How Channel 4 is adapting its interactive ads to the big screen

Channel 4 — best known these days for its exposé of Cambridge Analytica’s shady inner workings — has also been on the forefront of interactive ads, having served them on its on-demand platform, All 4, since 2011. But as viewing shifts from desktop to the connected TV, its interactive ads are changing.

Channel 4 has 14 variations of interactive ad products that can be personalized based on data from registered users, like age, location, name and gender.

Since last April, the broadcaster has run seven ad campaigns featuring personalized audio for brands like 20th Century Fox for the film “Alien: Covenant,” yogurt brand Onken and do-it-yourself brand Ronseal. For “Alien: Covenant,” 2 percent of viewers clicked on the ad to either see an extended trailer or to book tickets, double the interaction rate of its interactive ads without personalized audio, according to the broadcaster.

All 4 has 17 million registered users, and over time, its viewing has shifted from desktop to mobile and connected TVs. Sixty percent of viewing happens through connected TVs, set-top boxes or game consoles, according to the broadcaster.

Mostly, interactive ads can only be served on desktop and mobile, which accounts for 40 percent of All 4’s inventory. Buyers say this restriction hasn’t deterred brands, and campaigns can get enough scale. All 4’s interactive ads became available on Roku in 2017, which accounts for 7 percent of All 4’s viewing, and will roll out on other providers like Amazon Fire TV Stick this year.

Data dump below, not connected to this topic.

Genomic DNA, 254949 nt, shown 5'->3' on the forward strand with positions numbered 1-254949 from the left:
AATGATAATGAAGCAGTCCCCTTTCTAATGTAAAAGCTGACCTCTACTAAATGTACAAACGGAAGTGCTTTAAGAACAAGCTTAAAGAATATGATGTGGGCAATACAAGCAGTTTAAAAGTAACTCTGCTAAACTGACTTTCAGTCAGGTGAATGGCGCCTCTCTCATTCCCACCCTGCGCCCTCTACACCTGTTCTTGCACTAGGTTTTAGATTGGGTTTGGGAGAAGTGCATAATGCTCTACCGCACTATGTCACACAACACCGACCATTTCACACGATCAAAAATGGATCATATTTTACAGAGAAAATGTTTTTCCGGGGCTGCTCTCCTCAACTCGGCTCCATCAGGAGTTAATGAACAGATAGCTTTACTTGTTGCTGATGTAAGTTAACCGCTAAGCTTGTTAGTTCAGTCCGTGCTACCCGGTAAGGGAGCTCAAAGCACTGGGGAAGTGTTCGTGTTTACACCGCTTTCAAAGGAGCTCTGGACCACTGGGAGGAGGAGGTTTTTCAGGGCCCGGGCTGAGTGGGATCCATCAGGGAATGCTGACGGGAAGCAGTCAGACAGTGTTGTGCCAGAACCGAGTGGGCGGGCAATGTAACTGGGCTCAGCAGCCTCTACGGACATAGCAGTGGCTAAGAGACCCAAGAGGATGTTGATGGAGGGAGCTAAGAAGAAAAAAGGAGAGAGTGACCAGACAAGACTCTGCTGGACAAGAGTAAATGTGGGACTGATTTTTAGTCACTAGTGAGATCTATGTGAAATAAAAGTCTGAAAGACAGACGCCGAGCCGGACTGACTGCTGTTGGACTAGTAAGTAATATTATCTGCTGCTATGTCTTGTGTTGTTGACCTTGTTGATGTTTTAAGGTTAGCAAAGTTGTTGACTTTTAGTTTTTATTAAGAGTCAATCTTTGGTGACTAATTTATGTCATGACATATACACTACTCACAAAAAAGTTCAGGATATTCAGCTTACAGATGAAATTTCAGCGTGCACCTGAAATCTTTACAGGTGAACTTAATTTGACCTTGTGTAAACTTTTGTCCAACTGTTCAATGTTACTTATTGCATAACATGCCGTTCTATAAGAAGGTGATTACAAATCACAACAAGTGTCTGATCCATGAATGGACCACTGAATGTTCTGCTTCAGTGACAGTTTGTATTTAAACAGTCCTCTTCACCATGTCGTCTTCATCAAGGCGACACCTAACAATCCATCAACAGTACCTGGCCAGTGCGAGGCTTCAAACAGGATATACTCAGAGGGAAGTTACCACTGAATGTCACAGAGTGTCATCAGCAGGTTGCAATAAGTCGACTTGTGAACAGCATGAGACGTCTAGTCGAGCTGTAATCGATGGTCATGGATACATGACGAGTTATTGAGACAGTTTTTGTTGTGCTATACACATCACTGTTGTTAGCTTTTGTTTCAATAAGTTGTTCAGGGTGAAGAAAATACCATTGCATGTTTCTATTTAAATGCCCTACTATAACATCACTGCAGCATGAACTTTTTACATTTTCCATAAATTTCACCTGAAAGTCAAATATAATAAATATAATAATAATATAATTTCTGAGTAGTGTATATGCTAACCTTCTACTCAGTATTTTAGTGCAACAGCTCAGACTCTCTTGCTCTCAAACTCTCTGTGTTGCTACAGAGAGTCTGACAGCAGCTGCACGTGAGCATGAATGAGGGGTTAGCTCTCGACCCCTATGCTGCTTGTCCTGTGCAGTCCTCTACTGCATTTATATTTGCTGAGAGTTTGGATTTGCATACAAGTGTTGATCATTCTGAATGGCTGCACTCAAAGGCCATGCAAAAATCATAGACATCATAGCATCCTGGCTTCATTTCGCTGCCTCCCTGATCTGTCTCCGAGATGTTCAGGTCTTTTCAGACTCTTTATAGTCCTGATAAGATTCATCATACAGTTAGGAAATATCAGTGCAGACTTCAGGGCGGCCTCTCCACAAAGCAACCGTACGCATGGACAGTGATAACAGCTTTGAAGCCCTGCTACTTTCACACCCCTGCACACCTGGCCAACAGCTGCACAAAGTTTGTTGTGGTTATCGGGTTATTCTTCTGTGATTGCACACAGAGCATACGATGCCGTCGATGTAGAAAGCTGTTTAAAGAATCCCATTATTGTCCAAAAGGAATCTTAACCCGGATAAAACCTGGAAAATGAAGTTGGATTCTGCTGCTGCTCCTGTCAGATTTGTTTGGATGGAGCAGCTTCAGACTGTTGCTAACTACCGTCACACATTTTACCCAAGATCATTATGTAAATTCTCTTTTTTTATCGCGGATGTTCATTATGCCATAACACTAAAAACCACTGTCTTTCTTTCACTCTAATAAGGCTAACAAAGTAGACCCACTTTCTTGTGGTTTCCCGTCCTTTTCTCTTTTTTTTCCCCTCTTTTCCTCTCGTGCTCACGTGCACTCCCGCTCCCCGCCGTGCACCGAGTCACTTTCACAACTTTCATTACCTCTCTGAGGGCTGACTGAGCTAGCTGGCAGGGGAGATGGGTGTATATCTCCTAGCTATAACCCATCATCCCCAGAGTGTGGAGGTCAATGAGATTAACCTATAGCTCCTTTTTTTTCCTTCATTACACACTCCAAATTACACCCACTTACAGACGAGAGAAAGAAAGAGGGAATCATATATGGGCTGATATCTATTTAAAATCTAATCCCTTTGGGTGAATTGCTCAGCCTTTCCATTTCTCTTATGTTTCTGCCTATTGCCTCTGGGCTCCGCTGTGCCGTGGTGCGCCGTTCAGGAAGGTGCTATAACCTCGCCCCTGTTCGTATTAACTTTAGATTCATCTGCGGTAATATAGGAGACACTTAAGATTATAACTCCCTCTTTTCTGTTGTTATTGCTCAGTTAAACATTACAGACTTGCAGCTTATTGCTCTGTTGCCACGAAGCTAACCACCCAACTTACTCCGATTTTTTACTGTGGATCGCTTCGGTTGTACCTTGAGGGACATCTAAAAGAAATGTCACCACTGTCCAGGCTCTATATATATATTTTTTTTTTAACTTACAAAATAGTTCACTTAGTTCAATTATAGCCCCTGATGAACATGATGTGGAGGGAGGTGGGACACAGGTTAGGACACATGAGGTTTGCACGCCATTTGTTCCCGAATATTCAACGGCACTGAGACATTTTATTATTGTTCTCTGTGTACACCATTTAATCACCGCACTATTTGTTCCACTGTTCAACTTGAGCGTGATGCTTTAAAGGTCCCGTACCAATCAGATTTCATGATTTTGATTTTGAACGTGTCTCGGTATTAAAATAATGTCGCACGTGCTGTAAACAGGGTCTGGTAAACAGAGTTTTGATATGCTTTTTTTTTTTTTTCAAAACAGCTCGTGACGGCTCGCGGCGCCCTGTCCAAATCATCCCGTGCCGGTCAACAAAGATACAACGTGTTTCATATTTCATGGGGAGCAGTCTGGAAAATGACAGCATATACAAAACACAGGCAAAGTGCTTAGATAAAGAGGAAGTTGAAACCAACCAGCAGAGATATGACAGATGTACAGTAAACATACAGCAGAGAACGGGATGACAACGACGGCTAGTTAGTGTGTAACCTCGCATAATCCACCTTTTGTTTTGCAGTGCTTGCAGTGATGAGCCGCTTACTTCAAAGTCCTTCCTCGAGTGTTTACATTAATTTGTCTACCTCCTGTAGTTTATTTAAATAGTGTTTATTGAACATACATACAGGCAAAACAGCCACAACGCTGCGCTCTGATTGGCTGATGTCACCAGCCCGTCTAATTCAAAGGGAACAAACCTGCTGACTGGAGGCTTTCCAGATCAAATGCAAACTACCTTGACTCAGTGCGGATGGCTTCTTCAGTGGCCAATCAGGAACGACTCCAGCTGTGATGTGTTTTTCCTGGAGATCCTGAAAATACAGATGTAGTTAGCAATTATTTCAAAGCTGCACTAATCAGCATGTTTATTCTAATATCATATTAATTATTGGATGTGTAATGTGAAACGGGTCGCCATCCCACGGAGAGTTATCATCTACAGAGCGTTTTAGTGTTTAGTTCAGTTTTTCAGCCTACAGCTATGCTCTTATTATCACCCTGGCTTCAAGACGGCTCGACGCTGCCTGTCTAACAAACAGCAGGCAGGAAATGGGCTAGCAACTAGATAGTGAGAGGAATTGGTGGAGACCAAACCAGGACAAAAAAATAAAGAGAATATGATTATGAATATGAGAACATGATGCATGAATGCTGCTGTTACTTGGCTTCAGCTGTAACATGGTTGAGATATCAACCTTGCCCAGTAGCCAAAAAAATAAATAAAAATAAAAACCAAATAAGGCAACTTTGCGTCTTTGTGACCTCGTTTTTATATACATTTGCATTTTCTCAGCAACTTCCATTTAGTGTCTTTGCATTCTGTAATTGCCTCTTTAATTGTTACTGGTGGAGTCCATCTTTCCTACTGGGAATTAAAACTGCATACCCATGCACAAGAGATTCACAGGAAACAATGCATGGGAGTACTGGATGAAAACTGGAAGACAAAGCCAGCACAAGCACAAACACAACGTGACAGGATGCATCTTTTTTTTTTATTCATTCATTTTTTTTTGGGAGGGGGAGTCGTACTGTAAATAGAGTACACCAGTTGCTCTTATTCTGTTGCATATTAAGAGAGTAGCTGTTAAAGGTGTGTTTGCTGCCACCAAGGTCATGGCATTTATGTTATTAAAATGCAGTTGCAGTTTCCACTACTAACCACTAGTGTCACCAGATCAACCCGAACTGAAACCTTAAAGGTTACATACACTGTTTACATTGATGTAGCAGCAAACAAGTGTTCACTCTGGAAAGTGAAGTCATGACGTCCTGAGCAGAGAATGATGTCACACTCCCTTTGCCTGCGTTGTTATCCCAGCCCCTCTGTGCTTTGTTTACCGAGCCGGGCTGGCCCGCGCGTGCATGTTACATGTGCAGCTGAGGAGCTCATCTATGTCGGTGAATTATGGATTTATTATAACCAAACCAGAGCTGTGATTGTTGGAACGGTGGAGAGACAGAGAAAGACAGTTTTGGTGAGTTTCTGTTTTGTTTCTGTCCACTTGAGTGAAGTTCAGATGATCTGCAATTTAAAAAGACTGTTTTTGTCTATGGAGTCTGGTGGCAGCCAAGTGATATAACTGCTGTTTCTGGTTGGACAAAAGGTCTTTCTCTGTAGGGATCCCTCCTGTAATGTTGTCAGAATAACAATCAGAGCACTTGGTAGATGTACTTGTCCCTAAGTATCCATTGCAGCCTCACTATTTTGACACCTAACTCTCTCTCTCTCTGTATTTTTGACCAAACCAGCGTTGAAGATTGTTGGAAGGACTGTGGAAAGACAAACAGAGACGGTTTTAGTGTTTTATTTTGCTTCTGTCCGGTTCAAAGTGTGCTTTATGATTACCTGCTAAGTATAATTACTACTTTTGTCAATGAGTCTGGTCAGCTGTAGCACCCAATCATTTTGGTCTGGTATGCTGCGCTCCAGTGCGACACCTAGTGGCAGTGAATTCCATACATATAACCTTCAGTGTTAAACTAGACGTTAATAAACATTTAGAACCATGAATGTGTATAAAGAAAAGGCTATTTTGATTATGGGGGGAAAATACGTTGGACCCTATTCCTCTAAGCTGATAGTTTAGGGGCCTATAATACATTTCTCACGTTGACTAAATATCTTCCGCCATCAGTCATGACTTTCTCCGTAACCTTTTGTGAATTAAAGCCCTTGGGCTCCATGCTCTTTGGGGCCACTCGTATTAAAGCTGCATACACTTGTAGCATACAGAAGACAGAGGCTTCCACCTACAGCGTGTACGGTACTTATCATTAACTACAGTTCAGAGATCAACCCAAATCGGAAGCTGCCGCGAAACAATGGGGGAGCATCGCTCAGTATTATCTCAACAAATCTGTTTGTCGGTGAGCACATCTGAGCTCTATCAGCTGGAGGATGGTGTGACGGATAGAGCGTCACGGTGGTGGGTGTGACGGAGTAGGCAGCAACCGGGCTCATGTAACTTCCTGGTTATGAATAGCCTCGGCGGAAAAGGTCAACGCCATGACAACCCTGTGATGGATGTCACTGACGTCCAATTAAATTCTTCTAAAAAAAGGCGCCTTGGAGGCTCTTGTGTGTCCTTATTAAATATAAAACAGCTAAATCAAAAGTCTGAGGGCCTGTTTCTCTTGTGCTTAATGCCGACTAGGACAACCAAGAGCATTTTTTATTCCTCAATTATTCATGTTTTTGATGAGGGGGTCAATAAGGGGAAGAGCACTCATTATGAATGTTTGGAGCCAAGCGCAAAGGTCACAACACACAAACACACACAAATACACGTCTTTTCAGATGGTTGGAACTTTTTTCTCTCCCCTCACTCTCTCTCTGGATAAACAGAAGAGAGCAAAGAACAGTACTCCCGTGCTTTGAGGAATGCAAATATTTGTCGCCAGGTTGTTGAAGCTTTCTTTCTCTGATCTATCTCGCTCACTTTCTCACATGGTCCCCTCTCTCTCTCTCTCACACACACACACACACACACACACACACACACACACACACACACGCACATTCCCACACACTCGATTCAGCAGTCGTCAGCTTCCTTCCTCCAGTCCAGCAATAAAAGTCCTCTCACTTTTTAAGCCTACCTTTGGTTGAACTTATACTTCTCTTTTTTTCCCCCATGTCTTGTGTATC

David Amodio, Channel 4’s digital and creative leader, said adapting the creative, such as changing the end frame to promote barbecues for a supermarket ad during hot weather or showing the nearest car dealership for auto brands, is the biggest opportunity for interactive ads on TV. He said it’s also important to surface more content, like prompting viewers to click to watch an extended version of a trailer, and keep the navigation simple.

“The level of interactivity is very different on the big screen,” said Amodio. “You need to respect the audience for [personalized audio ads] to keep their effectiveness. The key for keeping the format special is to keep it premium and not [make] it seem like wallpaper.”

With any kind of personalized campaign, brands also must avoid seeming too intrusive. According to the broadcaster, 5 percent of its viewers opt out of its personalized ads.

“Interactivity toes a fine line between being intrusive and relevant,” said Mihir Haria-Shah, broadcast account director at Total Media. “The big screen has massive potential creatively because it’s not too intrusive.”

While interactivity on TV screens has scale and technical limitations, Stefan Jansen, video director at Mindshare, sees the potential for interactive ads beyond the more niche applications.

“When you factor in voice, connected homes and commerce, there are many interesting possible ways to engage with interactive ads,” he said. “Clients are excited.”

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